Google and Amazon saw massive surges in advertising revenues in the final quarter of 2020 as advertisers returned after the initial pandemic shocks.
Google announced that it made $46.2 billion in the fourth quarter of last year, a 22% rise from the same quarter of the previous year, when it made $37.9 billion.
The company’s total revenues grew by 23% compared to the same quarter of 2019.
Meanwhile, Amazon made $7.9 billion in its ‘other’ revenue category, which is largely made up of its advertising wing. This is a 64% increase from the year before, the fastest growing division of the company.
This came on the back of the company’s first-ever $100-billion quarter.
As the coronavirus pandemic becomes normalised, more people are basing their lives online. As such, the tech giants have found themselves with a captive audience as people use the internet to shop, socialise and for entertainment.
YouTube helped drive Google’s profits as its revenues surged 46% to $6.9 billion. This accounted for around 15% of Google’s total ad revenues. The video streaming service saw its fastest rate of growth in three years.
According to Google CFO Ruth Porat, YouTube’s revenues increased on the back of renewed brand advertising and ongoing strength in direct response.
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Google’s advertising revenues were hit in the second quarter of 2020 as the pandemic and its economic slump reduced marketers’ taste for advertising. This resulted in an 8% drop in the company’s ad revenue compared to the year before, Google’s first ever year-on-year revenue decline.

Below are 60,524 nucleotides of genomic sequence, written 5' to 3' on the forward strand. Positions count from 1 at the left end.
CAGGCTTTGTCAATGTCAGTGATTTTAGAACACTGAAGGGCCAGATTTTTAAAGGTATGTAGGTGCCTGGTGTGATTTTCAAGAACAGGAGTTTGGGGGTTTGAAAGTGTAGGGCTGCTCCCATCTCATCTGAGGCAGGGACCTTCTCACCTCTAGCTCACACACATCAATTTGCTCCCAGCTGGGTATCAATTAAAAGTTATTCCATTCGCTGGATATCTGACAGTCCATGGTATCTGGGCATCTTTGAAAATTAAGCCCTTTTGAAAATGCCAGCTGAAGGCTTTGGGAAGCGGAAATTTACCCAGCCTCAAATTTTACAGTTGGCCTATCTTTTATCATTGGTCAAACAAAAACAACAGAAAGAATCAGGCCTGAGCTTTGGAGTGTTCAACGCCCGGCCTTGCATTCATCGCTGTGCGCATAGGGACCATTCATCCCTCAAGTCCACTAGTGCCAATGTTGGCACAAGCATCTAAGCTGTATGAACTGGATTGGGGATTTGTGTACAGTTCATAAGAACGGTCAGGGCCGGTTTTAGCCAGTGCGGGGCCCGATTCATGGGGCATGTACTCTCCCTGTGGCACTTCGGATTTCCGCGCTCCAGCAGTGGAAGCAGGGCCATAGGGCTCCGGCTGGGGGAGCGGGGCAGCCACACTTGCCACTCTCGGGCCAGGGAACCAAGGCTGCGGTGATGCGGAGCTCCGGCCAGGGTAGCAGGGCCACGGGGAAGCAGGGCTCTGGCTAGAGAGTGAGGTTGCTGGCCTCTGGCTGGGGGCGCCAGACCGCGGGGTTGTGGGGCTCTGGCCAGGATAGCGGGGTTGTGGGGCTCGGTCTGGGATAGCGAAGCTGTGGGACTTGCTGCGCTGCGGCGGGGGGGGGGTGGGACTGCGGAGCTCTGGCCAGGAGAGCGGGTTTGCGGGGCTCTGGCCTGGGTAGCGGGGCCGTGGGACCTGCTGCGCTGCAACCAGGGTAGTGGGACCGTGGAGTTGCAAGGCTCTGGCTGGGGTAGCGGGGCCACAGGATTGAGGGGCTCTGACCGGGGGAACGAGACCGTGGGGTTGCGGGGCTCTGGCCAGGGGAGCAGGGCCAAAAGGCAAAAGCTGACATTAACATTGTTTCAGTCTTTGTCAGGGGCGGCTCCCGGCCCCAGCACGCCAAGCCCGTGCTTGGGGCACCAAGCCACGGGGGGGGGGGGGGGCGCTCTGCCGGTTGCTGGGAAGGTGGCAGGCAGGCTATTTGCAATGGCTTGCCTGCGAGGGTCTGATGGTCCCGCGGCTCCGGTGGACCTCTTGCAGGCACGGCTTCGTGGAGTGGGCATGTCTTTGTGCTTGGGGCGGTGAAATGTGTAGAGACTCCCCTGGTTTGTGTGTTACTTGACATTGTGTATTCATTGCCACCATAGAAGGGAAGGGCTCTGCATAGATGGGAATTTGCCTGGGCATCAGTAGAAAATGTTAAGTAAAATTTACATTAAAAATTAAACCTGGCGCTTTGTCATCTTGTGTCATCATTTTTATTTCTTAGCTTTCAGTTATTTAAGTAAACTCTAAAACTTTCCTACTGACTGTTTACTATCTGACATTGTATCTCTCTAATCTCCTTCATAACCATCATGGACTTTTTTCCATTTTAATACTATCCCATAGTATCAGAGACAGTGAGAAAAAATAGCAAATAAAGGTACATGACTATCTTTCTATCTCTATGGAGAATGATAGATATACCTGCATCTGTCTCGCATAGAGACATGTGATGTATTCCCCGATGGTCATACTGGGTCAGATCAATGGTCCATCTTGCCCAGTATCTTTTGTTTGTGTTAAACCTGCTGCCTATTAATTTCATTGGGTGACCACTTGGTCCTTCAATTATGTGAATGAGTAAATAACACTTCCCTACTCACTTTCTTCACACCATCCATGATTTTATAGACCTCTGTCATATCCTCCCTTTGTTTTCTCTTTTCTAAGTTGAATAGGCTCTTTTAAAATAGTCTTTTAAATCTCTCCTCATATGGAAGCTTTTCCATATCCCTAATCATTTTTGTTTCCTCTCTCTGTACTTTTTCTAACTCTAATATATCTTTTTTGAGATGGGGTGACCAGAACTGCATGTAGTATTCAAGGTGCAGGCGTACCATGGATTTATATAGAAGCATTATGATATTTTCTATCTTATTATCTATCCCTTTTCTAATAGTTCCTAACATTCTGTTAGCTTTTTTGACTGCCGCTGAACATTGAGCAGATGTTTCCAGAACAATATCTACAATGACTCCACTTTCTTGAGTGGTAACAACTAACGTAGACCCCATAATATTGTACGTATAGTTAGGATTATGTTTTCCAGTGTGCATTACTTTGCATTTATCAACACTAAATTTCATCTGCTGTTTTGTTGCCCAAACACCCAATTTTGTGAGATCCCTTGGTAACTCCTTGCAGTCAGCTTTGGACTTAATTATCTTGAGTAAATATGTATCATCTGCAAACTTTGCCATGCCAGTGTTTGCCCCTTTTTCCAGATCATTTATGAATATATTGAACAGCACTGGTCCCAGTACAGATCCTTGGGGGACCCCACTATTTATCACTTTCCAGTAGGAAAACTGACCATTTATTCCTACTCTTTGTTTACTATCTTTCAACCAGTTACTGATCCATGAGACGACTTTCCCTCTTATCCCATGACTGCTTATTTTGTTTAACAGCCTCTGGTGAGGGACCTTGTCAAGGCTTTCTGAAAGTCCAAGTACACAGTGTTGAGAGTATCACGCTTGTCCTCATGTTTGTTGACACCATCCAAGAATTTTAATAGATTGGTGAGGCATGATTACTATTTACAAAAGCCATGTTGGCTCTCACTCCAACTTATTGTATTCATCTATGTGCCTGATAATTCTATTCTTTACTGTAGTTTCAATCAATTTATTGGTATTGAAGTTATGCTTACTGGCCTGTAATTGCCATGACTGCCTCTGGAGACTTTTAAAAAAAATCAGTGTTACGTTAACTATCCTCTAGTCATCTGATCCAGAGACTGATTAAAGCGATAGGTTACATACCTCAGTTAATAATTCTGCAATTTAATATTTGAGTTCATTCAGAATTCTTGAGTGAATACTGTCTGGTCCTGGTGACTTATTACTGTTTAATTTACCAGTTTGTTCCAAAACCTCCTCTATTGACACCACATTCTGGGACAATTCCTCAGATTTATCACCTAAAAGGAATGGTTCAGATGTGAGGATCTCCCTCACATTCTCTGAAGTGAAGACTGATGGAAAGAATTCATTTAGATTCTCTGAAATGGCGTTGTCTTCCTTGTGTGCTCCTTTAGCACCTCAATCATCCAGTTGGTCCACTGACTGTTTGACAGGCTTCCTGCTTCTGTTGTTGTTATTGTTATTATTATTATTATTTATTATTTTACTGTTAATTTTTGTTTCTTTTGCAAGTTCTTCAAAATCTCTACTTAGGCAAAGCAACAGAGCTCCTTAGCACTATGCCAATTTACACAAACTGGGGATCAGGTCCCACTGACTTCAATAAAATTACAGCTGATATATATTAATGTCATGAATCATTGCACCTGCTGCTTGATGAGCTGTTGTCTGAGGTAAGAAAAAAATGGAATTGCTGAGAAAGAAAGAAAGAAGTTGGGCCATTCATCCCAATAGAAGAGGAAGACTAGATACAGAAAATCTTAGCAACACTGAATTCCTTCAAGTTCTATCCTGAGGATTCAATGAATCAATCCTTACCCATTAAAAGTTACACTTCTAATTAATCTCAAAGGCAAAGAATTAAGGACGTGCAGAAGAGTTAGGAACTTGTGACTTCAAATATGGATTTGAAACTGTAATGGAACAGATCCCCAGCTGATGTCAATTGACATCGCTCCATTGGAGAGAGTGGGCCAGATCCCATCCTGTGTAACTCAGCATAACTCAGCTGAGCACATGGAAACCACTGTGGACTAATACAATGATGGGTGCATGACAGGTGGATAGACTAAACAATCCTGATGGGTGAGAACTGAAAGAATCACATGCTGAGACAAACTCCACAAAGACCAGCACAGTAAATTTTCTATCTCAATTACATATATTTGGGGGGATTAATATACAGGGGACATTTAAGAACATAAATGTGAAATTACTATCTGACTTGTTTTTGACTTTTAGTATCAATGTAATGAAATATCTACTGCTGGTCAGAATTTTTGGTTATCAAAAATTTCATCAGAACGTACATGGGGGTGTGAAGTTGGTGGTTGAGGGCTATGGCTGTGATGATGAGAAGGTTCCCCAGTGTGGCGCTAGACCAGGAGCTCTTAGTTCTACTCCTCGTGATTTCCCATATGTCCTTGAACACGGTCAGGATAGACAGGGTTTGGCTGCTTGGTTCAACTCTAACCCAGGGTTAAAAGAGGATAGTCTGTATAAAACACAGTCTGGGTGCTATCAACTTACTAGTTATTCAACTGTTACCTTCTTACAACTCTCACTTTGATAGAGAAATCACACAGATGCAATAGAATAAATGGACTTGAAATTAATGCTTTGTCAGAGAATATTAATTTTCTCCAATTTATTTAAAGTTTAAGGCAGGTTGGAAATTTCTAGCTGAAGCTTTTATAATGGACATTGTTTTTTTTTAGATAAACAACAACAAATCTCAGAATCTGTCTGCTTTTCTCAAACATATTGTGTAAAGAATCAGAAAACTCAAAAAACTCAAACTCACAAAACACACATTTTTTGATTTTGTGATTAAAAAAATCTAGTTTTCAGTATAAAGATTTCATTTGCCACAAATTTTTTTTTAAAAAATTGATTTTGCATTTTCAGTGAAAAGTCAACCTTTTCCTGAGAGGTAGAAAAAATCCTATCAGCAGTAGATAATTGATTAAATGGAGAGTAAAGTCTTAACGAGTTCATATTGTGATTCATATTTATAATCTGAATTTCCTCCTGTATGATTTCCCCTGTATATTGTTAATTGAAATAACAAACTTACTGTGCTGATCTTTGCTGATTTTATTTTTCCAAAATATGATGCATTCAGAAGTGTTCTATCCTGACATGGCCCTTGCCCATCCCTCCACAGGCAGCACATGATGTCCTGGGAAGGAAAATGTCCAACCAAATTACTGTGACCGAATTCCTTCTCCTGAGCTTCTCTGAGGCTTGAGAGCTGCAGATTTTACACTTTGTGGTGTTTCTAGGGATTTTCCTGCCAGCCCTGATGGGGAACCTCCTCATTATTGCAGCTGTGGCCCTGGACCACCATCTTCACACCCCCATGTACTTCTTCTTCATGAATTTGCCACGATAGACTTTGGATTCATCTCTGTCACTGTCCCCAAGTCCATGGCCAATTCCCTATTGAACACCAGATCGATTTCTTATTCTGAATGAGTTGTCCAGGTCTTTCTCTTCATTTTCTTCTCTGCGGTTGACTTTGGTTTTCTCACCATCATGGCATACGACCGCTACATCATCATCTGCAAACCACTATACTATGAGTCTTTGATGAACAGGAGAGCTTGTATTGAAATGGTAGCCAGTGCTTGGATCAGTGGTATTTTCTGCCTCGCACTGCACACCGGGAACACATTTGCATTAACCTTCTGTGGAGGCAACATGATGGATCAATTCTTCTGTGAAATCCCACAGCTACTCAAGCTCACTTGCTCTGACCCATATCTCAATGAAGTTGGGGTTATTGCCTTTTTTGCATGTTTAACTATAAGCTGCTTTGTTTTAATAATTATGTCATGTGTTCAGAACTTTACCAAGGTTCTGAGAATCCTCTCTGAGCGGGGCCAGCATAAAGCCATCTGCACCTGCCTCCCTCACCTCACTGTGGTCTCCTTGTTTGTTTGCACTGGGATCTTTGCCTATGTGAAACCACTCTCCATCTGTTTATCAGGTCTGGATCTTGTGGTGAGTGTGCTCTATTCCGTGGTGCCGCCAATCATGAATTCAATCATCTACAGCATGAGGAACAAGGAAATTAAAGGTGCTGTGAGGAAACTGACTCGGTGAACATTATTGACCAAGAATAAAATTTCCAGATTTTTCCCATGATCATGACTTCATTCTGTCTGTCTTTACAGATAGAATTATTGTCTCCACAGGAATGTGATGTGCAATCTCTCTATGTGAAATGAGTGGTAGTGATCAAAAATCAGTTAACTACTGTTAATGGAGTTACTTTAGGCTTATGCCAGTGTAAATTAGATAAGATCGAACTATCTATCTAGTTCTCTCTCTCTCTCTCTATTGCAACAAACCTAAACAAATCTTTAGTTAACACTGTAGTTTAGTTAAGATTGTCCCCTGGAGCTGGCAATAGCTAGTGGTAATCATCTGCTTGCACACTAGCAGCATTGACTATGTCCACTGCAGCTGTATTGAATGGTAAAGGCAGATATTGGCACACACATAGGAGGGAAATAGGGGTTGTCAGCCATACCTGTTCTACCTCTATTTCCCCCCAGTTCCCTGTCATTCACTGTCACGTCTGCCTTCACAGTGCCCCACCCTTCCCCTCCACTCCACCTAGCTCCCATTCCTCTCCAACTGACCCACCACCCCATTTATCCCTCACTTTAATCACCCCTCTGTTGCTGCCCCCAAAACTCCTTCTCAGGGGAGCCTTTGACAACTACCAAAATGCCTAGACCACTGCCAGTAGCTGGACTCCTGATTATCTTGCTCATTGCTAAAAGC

Amazon Chief Financial Officer Brian Olsavsky noted that the increase was due to an increase in more relevant sponsored products. “We’re improving the relevancy of ads shown on the product detail pages all the time, and we’ve seen rapid adoption of video creative format for sponsored brands,” he said.
Last month, Facebook reported a similar surge in advertising revenues, growing 22% to reach $28 billion.
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Tech giants’ advertising revenues are facing a major bump in the road from changes to Apple’s app tracking policies that are due to come into effect in early spring. The plan will see its Identifier for Advertisers (IDFA), which allows apps to collect data on how Apple users utilise their phones, will change from opt-out to opt-in.
This move could potentially land tech giants that rely on advertising, such as Facebook and Google, with billion-dollar hits to their revenues, and has sent them scrambling to find workarounds.